Qblade is an open source wind turbine calculation software, distributed under the GPL. The motivation for this was to create a one solution software for the design and aerodynamical computation of wind turbine blades
Download and Project-Homepage https://sourceforge.net/projects/qblade/
The software is seamlessly integrated into XFOIL, an airfoil design and analysis tool. This integration allows the user to rapidly design custom airfoils and com pute their polars, extrapolate the polar data to a range of 360°, and directly integrate them into a wind turbine rotor-simulation. This skips the step of exporting and importing foil and geometry data between different codes, and the troubles associated with that. At the same time the integration of QBlade into XFOIL’s sophisticated GUI (XFLR5) makes this software accessible to many more interested people than the usual command line interface software tools. The software is especially adequate for teaching, as it provides a ’hands on’ feeling for HAWT rotor design and shows all the fundamental relationships and concepts between twist, chord, foils, turbine control and type and the power and load curves in an easy and intuitive way. QBlade also includes post processing of conducted rotor simulations and gives deep insight into all relevant blade and ro tor variables for verification, to compare different rotor configurations, or even to study the numerical algorithm (Blade Element Momentum Theory) and the dependency’s among the aerodynamic variables themselves. In addition to that ,the resulting software is a very flexible and user-friendly platform for wind turbine blade design that can also act as a modular system for future implementations that can exploit the possibilities that a combination of manual and parametric airfoil design and analysis coupled with a blade design and simulation tool offers.
- Extrapolation of XFOIL generated or imported polar data to 360° AoA
- Blade design and optimization, including 3D visualization, using XFOIL generated or imported profiles
- Turbine definition (rotor blade, turbine control, generator type, losses...)
- Computation of rotor performance over lambda (tip speed ratio) range
- Computation of turbine performance over wind speed range
- Annual yield computation with WEIBULL distribution
- Manual selection of BEM correction algorithms
- Manual selection of all simulation parameters
- Data browsing and visualization as post processing
- Export functionality for all created simulation data
- Blade geometry export functionality
- Storing of projects, rotors, turbines and simulations in a runtime database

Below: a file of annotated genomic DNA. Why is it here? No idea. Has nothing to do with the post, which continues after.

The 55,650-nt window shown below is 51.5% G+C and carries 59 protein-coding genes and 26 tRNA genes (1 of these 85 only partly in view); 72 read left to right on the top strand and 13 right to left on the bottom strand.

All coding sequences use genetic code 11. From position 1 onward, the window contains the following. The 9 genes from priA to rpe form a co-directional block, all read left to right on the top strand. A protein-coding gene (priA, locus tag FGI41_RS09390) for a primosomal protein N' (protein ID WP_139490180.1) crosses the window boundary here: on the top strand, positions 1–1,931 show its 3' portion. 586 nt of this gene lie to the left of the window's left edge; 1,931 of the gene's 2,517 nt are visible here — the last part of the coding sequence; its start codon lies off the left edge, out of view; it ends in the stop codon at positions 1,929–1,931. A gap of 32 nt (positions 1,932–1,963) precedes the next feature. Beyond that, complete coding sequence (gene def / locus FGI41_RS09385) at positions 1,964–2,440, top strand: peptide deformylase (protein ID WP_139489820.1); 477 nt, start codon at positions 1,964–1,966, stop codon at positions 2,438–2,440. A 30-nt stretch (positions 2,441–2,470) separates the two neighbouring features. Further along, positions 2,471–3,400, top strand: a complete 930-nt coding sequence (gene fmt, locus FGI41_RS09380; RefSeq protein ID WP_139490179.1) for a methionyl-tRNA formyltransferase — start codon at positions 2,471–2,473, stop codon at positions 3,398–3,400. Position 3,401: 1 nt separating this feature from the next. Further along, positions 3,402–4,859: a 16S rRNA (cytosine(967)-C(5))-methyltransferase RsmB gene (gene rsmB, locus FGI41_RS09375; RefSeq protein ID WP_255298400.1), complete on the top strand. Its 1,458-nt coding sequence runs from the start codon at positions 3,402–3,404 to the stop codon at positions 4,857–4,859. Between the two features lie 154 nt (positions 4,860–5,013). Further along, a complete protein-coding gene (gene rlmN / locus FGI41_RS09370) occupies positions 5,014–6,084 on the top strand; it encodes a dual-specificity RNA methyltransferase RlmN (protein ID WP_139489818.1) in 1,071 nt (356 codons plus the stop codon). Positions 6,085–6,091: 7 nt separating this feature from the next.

QBlade is based on a Blade Element Momentum Theory (BEM) algorithm which is integrated to the main XFLR5 code in the form of an additional module.The Blade Design Module of the code includes several sub-modules, which assist the blade design process. The 360° Polar sub-module provides the means for the efficient and accurate blending of the C_l and C_d (lift and drag coefficients) curves computed with XFOIL or wind tunnel data (imported) with a generic 360° polar, which is based on the flat plate theory. The blade design sub-module allows the fast and flexible blade design via a user friendly interface and several shape optimization algorithms. The blade can be optimized in terms of chord and twist for various wind turbine configurations and operational regimes. The rotor Blade Element Momentum (BEM) sub-module computes all the necessary aerodynamic and load parameters for various rotor tip-speed ratios (rotor simulation) or wind speeds (turbine simulation). The standard Prandtl tip and root loss corrections are implemented in the code as well as additional correction algorithms. One additional correction model is the 3D correction for the blade cross flow effects. The Turbine BEM sub-module provides results for the complete performance of an actual wind turbine. The user can define the turbine type and its operational parameters and then compute the exact turbine behavior and performance. With the introduction of a wind speed Weibull distribution, the code is able to calculate the wind turbines annual energy yield thus completing the whole simulation. All simulation parameters of the BEM, like residual, number of iterations, element size, polar interpolation or resolution of the simulation can be defined by the user. In addition to the standard BEM functions the software serves as a tool to compare different blade designs and their performance and deeply investigate the distribution of all relevant variables along the rotor, such as the critical roughness size for each span-wise station of the blade. This computation combined with the inherent ability of XFOIL to compute the boundary layer thickness along the airfoil chord informs the wind turbine blade designer about the required manufacturing specifications of each blade design. Another valuable advantage that comes out from this successful combination of the BEM code with XFLR5 is the seamless integration of airfoil design. After the initial blade design, the user is able to see possible defects or limitations in the current blades performance. The software allows the easy replacement of one or more airfoils with new ones or even the direct as well as inverse design of completely custom airfoils. These new airfoils can be directly included and computed in the BEM code. Even the possibility of airfoil dynamic coordinate mixing is available, giving the designer endless experimentation freedom.